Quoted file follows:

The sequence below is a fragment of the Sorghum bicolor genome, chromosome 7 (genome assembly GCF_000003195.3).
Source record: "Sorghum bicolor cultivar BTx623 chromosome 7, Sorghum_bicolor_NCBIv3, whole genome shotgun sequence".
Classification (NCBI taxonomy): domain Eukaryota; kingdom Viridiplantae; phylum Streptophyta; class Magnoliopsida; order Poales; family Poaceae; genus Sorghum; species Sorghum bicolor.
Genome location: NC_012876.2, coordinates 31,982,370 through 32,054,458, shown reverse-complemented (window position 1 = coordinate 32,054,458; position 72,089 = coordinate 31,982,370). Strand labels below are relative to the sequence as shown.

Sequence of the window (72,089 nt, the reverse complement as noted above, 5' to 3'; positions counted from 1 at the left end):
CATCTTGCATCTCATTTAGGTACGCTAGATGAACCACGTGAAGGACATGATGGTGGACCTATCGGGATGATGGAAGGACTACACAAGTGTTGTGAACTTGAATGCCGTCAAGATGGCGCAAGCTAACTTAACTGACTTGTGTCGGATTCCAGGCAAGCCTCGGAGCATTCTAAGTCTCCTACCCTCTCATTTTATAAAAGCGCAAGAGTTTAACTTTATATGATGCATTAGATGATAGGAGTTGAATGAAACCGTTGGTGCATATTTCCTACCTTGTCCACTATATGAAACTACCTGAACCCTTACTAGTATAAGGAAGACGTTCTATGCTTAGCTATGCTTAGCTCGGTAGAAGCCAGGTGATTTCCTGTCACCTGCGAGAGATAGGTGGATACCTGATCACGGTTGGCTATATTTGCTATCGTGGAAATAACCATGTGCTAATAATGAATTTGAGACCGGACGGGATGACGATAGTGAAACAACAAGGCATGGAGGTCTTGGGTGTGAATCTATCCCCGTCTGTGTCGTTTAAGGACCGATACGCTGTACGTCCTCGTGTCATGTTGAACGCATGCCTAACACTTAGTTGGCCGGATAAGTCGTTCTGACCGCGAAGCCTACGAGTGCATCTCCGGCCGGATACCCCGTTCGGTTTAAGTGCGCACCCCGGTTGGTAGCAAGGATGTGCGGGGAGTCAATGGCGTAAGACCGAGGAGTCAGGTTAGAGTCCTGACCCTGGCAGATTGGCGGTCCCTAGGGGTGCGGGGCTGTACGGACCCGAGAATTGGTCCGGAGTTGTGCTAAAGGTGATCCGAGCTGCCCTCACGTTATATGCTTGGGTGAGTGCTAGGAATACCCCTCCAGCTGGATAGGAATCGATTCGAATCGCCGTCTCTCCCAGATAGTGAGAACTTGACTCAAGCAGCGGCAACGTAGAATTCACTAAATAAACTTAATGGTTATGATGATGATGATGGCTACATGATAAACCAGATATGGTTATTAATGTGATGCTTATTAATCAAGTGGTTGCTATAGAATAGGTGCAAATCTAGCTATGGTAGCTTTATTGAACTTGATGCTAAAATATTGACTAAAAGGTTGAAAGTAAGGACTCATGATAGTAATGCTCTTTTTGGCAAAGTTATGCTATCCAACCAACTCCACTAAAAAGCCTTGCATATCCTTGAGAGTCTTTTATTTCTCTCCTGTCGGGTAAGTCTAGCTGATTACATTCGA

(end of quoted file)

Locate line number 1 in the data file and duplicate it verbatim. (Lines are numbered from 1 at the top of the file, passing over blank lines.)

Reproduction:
The sequence below is a fragment of the Sorghum bicolor genome, chromosome 7 (genome assembly GCF_000003195.3).